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Teaching medical students in general practice: respecting patients' rights

BMJ 1997; 315 doi: (Published 01 November 1997) Cite this as: BMJ 1997;315:1108

More openness would benefit both patients and students

  1. Charlotte Williamson, Vice-chaira,
  2. Patricia Wilkieb
  1. a York Health Services NHS Trust, York Y03 7BY
  2. b Trustee Centre for Advancement of Interprofessional Education, London WC1X 8BP

    As health systems put more emphasis on primary care, it follows that primary care settings will increasingly be used for teaching medical students. The study this week by Flynn et al on patients' views about having a medial student present during consultations in general practice confirmed the usual finding that patients are happy to help medical education in this way (p 1142).1 But patients were not always happy about how the student's presence and involvement were presented. In particular some were concerned about informed consent and confidentiality—the same issues that trouble patients in treatment and research.2 3 Changing practice to allay these concerns is important if controversy and distrust are to be avoided—and should also benefit patients and students in other ways.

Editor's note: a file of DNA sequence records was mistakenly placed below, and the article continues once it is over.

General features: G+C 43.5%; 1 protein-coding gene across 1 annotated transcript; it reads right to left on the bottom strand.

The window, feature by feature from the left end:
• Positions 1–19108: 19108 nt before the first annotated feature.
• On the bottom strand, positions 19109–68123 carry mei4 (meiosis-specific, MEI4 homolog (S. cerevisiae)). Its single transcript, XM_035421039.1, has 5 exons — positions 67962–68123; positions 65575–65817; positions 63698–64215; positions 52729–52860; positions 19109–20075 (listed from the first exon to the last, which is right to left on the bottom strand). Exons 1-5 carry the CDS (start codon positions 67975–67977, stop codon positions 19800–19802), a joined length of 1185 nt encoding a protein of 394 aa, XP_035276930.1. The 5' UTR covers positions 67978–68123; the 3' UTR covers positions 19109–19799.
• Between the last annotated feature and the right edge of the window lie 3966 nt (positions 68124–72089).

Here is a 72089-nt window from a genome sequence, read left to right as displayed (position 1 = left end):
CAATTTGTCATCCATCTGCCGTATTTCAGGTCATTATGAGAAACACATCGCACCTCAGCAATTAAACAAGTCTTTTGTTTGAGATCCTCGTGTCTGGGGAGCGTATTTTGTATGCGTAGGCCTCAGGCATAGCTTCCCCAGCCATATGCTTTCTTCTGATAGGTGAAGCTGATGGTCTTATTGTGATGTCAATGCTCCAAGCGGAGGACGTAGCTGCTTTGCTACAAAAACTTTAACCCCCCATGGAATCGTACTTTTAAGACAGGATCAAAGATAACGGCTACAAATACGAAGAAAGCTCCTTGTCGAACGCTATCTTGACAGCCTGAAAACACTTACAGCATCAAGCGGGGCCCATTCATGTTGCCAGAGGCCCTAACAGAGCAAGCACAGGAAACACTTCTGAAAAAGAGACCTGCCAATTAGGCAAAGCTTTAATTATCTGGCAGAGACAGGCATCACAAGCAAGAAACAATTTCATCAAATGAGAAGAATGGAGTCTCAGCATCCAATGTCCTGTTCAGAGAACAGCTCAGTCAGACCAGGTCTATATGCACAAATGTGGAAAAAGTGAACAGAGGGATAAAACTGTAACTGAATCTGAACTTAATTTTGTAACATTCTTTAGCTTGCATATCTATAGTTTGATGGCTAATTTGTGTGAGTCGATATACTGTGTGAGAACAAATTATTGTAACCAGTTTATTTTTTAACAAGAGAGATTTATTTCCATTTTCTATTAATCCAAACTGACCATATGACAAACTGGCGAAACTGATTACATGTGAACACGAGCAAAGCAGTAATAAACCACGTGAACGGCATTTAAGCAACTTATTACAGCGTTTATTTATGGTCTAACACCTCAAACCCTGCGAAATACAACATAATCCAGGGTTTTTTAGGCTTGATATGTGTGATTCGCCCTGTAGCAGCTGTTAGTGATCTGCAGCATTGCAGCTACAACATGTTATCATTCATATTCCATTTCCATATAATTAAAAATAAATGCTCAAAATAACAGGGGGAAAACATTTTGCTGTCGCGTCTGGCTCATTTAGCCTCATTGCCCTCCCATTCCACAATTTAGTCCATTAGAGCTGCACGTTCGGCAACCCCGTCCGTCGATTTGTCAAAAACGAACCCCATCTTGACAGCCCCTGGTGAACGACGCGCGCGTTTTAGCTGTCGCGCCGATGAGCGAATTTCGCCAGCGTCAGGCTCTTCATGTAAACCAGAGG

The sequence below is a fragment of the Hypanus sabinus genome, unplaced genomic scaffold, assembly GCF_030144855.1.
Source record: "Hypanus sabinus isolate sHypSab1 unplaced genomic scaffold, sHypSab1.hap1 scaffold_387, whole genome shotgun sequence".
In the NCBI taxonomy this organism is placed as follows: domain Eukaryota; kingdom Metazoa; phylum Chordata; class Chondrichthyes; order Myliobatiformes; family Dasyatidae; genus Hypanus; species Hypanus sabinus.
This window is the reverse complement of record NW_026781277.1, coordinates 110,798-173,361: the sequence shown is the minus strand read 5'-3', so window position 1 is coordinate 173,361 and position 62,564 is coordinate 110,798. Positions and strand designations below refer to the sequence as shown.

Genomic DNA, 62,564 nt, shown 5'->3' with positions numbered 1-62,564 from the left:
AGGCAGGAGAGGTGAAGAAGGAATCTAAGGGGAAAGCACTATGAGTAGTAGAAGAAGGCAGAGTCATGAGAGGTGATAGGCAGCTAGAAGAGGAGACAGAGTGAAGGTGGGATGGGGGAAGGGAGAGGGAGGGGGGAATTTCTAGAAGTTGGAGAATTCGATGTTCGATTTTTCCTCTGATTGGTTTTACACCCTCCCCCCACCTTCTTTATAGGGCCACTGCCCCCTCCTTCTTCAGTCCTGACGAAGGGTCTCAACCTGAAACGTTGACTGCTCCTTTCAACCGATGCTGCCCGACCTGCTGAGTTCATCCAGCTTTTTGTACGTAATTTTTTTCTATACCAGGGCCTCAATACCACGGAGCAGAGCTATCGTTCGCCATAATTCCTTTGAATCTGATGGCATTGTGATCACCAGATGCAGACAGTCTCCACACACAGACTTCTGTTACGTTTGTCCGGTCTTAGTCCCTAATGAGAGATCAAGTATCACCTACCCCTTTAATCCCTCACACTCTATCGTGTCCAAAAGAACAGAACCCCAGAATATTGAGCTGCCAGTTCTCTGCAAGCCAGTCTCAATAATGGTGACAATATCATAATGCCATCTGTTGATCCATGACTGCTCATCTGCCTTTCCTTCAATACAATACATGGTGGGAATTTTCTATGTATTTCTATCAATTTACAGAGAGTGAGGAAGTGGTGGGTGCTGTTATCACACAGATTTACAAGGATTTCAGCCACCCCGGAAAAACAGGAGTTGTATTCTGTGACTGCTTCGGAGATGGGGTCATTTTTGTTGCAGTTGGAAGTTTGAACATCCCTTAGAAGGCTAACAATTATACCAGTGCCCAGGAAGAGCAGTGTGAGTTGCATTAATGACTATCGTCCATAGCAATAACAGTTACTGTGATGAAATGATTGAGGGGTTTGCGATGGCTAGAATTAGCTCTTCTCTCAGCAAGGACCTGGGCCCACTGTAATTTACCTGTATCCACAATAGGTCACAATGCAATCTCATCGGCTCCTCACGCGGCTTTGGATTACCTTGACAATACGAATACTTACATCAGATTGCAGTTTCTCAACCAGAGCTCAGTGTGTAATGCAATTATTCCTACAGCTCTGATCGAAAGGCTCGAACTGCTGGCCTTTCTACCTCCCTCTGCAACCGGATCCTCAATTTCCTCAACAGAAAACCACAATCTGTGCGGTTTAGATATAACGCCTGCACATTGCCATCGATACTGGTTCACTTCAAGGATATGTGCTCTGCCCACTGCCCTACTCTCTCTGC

Patients have the right to choose whether to participate in the training of medical students.4 But in many cases in this study patients' …

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